Back in October, we published our second post in our Learn the Language series, and it was all about bead styles and shapes. Then the holiday season hit, and we got quite busy (woo hoo!) so we didn’t get the chance to shower you with great facts and helpful tips about jewelry-making terminology. But fear not — we’re back in the blogging game, and this week we’ll be talking about jewelry-making tools, so get ready to start making a list of cool tools you’ll want to add to your stash!
The Basics for Stringing and Wire Work
The following tools are what we consider to be the absolute essentials when it comes to jewelry-making. They’ll get you where you need to go when it comes to basic stringing projects, as well as creating earrings and wirework necklaces or bracelets — and beyond! Most, if not all, of these tools can be found for under $15, and they are well worth the moderate investment.
Chain Nose Pliers
These are a crucial, all-purpose pair of jewelry pliers. It’s best to purchase a pair of chain nose pliers meant for jewelry-making as opposed to those meant for household projects because 1) the jaws are smaller, making them easier to use for fine work and 2) the inside of the jaws are smooth, unlike most pliers one can find in a hardware store. Smooth jaws won’t scrape beads or mar soft wire, such as sterling silver and gold-filled.
Uses: wrapping wire, holding onto small components, tucking wire ends in.
Round Nose Pliers
These are what we consider to be our primary “loop-makers,” although you can also use them to hold jewelry pieces in place and keep an already-existing loop round. They are ideal for creating loops on headpins or eyepins, one of the most important steps in making earrings and other wire jewelry.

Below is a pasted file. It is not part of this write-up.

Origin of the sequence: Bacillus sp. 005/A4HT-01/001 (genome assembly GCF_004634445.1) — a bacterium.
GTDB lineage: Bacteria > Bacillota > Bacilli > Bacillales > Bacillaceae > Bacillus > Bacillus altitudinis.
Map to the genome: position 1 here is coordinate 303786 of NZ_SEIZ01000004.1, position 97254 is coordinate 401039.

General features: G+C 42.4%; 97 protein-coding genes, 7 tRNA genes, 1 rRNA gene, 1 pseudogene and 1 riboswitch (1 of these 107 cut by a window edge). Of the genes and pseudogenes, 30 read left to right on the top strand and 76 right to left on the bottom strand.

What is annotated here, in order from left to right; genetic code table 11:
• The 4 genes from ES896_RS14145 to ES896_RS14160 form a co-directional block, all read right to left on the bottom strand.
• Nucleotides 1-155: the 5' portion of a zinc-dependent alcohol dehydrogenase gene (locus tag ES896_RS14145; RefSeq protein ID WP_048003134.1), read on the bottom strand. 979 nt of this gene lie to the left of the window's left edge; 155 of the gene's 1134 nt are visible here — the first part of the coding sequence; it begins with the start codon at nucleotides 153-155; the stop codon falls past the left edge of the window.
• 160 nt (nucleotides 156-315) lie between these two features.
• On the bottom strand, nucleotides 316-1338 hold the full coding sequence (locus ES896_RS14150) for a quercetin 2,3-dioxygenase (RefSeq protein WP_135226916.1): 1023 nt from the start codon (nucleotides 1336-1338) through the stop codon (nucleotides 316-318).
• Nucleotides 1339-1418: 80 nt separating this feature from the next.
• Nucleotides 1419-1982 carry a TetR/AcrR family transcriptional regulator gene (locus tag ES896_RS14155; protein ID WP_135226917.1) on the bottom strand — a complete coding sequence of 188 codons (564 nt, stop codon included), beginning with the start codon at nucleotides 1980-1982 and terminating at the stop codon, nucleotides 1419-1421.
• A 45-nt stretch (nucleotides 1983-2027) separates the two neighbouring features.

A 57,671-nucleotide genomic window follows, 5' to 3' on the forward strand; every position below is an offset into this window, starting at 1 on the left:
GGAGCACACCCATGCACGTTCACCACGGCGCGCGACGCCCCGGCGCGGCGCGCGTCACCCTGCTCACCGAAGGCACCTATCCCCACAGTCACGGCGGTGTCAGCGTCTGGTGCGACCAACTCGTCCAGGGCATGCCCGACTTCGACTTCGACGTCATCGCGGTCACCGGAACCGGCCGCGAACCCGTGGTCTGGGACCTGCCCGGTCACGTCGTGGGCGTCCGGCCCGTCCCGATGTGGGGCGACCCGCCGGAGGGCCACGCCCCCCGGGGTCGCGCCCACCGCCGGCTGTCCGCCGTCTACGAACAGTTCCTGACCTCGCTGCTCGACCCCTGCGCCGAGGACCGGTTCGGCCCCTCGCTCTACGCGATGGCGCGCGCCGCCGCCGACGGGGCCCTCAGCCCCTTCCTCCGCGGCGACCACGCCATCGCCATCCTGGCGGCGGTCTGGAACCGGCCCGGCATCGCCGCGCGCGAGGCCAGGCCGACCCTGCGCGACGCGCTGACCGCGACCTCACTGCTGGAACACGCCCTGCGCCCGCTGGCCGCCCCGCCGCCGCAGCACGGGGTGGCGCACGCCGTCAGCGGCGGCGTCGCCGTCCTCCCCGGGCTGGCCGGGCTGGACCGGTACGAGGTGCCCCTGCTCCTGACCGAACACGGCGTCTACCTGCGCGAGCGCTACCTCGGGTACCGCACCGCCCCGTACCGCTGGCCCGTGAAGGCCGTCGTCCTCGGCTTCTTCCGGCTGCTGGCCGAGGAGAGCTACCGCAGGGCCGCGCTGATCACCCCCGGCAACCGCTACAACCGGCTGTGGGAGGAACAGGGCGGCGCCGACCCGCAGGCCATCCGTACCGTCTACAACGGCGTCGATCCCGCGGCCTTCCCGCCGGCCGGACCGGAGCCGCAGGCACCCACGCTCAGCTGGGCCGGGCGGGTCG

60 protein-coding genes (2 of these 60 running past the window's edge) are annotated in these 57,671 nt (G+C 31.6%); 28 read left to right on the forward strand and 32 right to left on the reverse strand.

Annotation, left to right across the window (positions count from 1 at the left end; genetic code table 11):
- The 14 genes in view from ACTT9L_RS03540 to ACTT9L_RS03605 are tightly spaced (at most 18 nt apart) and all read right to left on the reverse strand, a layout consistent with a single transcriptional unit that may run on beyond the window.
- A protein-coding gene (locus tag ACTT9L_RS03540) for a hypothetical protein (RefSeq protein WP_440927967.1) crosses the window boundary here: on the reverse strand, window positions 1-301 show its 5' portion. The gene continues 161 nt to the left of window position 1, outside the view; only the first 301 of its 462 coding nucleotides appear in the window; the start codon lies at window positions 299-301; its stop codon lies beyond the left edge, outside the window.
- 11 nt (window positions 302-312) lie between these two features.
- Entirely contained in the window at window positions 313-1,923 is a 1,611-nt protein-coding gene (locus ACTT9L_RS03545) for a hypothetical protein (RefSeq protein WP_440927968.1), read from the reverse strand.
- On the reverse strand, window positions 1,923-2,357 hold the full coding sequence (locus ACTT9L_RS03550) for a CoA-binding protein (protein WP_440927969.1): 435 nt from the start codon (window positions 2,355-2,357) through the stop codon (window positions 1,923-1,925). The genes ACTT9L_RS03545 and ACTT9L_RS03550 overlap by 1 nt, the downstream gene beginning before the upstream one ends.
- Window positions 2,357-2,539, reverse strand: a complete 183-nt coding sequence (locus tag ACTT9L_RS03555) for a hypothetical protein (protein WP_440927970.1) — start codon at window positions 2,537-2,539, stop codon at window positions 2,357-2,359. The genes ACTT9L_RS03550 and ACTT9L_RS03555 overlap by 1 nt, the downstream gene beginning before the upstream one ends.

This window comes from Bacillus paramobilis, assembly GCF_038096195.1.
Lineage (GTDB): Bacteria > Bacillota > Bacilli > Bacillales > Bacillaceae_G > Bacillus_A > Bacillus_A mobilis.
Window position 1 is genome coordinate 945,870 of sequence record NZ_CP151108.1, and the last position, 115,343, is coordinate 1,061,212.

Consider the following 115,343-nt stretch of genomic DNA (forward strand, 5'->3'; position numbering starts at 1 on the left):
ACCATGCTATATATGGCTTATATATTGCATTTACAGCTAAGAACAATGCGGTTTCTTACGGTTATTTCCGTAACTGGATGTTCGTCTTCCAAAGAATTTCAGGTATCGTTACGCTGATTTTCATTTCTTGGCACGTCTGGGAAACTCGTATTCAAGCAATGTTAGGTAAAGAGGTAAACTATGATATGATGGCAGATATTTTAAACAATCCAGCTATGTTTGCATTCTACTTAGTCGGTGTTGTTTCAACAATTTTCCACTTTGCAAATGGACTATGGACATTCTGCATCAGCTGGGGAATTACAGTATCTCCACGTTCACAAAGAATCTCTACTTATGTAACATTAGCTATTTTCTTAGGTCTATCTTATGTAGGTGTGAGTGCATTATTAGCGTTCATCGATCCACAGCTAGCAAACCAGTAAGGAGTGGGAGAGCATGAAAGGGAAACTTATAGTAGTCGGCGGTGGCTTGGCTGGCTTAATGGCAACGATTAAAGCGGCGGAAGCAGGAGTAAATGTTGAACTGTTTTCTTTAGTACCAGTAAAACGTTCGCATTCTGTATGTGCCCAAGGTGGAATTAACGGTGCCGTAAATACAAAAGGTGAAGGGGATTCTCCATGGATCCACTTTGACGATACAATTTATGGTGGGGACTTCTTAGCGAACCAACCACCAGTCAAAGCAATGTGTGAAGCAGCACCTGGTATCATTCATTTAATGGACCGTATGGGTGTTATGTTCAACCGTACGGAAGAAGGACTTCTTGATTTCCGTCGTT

Uses: creating wire loops, rounding out an existing loop that’s been smushed, holding components
When beading, you should always have a pair of flush cutters handy for two reasons: one, scissors won’t work for cutting stiff wire, or even beading cord made with flexible wires (such as SoftFlex or Beadalon), and two, any time you cut wire, the part you leave behind should have a blunt (flush) tip, not a sharp tip that can scrape your skin, catch your hair, or snag fabric.
Uses: cutting Craft Wire, sterling wire, gold-filled wire, woven beading wire (SoftFlex, Beadalon, etc.)
When it comes to finishing off a project using SoftFlex/Beadalon, nothing beats the strength and security you will achieve by using crimping pliers with your crimp beads! Crimping pliers have a unique set of jaws with two notches, each very crucial to the crimping process. (Simply do a search on Pinterest for “crimping pliers” and numerous how-to videos will pop up.) Crimping just takes a little bit of practice — you’ll be making secure necklaces & bracelets in no time!
Uses: attaching/anchoring crimp beads to Softflex or Beadalon beading cord.
That’s all for this week, but stay tuned for Part 4: Specialty Tools of the Trade!
All photos courtesy of The Bead Smith.